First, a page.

By Michael Jacobs / mjacobs@atljewishtimes.com The combined Temple and Ebenezer Baptist Church choirs sing during a service at the church Feb. 15.

A combined congregation of Jews and Baptists heard Rabbi Peter Berg’s call Feb. 15 to take responsibility for the work of perfecting G-d’s creation.

“G-d needs every single person here to complete the work of the universe because G-d purposely left the work undone,” The Temple’s senior rabbi said, explaining that G-d wants to share the joy of creation with humanity just as a parent takes joy in seeing his children carry on a family business or other work.

“G-d has no hands but ours,” Rabbi Berg said. “The warmth of G-d’s love travels only through us.”

Rabbi Berg spoke from the pulpit of Ebenezer Baptist Church to an audience of his own congregants, Ebenezer members, and nearly 200 teenagers visiting from the BBYO and NFTY conventions being held less than a mile and a half away.

As part of a partnership that stretches back at least to the days of the Rev. Martin Luther King Jr. and Rabbi Jacob Rothschild, the two houses of worship get together on the Friday night before January’s King Day holiday at The Temple and the Sunday before Presidents’ Day at Ebenezer Baptist.

“It’s good to be back home in Ebenezer today,” Rabbi Berg said.

The Rev. Raphael Warnock and Rabbi Peter Berg talk with BBYO and NFTY conventioneers before the Feb. 15 service at Ebenezer Baptist Church.

The service featured combined performances by the church and synagogue choirs, including a rendition of Davis Academy Rabbi Micah Lapidus’ composition “Rise Up.” Rabbi Berg also pointed out the man in charge of football rising up in Atlanta, Falcons owner Arthur Blank, in the second row of pews.

But amid the general feeling of celebration, Rabbi Berg brought a serious message of social action and personal and societal responsibility.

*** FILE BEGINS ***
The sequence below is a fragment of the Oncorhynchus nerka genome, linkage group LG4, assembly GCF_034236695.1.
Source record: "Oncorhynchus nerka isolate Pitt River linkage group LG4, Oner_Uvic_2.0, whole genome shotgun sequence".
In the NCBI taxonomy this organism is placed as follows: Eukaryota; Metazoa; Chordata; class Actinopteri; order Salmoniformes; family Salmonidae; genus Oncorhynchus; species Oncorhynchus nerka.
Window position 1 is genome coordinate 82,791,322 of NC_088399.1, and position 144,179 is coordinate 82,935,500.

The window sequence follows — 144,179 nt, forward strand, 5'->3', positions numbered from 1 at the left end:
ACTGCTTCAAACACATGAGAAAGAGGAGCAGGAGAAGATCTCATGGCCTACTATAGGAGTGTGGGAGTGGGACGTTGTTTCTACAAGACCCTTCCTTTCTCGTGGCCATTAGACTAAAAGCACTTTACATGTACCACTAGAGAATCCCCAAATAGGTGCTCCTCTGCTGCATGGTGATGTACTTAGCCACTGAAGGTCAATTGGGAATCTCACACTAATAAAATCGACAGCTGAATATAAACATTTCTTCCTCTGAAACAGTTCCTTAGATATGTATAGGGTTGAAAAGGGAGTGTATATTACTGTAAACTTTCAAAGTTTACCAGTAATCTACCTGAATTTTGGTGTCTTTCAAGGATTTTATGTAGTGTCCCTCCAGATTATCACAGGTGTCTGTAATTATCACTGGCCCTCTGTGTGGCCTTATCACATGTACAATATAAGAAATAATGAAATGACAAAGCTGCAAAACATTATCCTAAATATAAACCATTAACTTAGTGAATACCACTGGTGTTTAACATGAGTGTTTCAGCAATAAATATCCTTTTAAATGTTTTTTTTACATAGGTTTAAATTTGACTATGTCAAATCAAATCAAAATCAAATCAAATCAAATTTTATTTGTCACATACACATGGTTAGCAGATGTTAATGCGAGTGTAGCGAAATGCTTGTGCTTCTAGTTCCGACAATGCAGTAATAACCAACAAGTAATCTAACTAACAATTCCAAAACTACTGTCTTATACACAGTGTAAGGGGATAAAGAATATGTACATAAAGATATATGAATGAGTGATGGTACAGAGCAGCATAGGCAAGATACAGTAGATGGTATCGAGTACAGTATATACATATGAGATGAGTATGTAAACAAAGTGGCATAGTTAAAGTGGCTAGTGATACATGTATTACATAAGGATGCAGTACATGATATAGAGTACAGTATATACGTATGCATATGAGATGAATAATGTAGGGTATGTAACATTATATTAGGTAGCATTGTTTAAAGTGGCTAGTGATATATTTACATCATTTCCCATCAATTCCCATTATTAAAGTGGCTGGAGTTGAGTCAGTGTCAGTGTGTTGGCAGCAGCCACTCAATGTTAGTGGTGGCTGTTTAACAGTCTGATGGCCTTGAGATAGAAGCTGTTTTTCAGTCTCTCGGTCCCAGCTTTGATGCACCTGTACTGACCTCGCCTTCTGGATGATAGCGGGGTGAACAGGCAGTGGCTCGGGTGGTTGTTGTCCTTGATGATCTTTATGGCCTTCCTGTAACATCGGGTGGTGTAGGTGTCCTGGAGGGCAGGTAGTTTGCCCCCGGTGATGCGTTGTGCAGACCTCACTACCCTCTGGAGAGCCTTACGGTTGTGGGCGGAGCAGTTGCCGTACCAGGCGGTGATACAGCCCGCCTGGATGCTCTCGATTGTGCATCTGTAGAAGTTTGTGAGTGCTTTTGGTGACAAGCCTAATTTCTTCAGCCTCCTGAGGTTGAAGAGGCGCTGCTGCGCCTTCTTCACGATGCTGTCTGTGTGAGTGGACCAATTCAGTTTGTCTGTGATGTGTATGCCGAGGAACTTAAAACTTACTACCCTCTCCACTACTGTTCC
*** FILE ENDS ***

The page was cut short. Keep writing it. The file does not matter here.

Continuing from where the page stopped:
“We live in a world of turmoil,” he said, but the trouble too often is met by “the arrogance of power and the arrogance of indifference.”

He ran through a litany of woes far (the shooting of Michael Brown in Ferguson, Mo., the ravages of Ebola in West Africa, the savagery of the Islamic State terrorists in the Middle East) and near (injustice, gun violence, illiteracy and the world’s worst sex trafficking problem), then criticized people’s tendency to accept the world as it is.

“We must combat the detachment and callousness,” Rabbi Berg said. “We can’t give up on compassion.”

Too often, he said, we assign responsibility either to an invisible man named “Nobody” or to the unseen collective “They.”

“The tendency to transfer blame is the universal ill of all humanity,” Rabbi Berg said, going back to the buck passing of Adam to Eve to the serpent in Eden.

But the blame isn’t important. He said the responsibility of every person — and the point of every sermon given by every rabbi and every minister — is to accept the mandate to act in any way possible to ease the world’s problems.

The inability to solve all the problems is no excuse not to perform small acts of kindness, Rabbi Berg said. “G-d asks us only to do ordinary things but to do them extraordinarily well.”

Jewish visitors get to know Ebenezer Baptist Church members Feb. 15.

He said people must not flee G-d’s call as Jonah did but instead must answer with a simple but clear “hineni”: Here I am.

“To be here today is to say yes to G-d,” Rabbi Berg said. “To be G-d’s partner is not playing the blame game. … G-d needs us desperately just as we need G-d.”

Special Sunday School Lesson

The Rev. Raphael Warnock, only the fifth senior pastor in Ebenezer Baptist Church’s 129-year history, gave his young visitors from the NFTY and BBYO conventions a brief history lesson between the church’s two Sunday services Feb. 15.

That lesson went beyond Ebenezer’s role in the civil rights movement as the home church of Martin Luther King Jr., for which Ebenezer is known as America’s freedom church.

“The faith of the people gave them their courage,” Warnock said.

Warnock explained that Ebenezer is part of the long tradition of the black church in America as center of the fight for freedom, going back to the days when white churches were using the Bible to defend slavery.

He noted that King’s grandfather used the Ebenezer pulpit to fight for Atlanta’s first public high school for black students and that King’s father, Martin Sr., fought for voting rights for blacks in Atlanta in 1935, 30 years before the federal Voting Rights Act.

NFTY members check out the Ebenezer Baptist Church prayer book.

Asked how Baptists differ from other Christians, Warnock briefly discussed the church’s doctrines, then said we seem to be in a post-denominational world: “To be honest, I don’t see a whole lot of difference with other church traditions.”

Asked how he became the senior pastor at Ebenezer, Warnock said: “I ask myself that all the time.”

 

 

 

 

 

 

 

The Rev. Raphael Warnock talks with NFTY and BBYO members before the 11 a.m. Feb. 15 service at Ebenezer Baptist Church.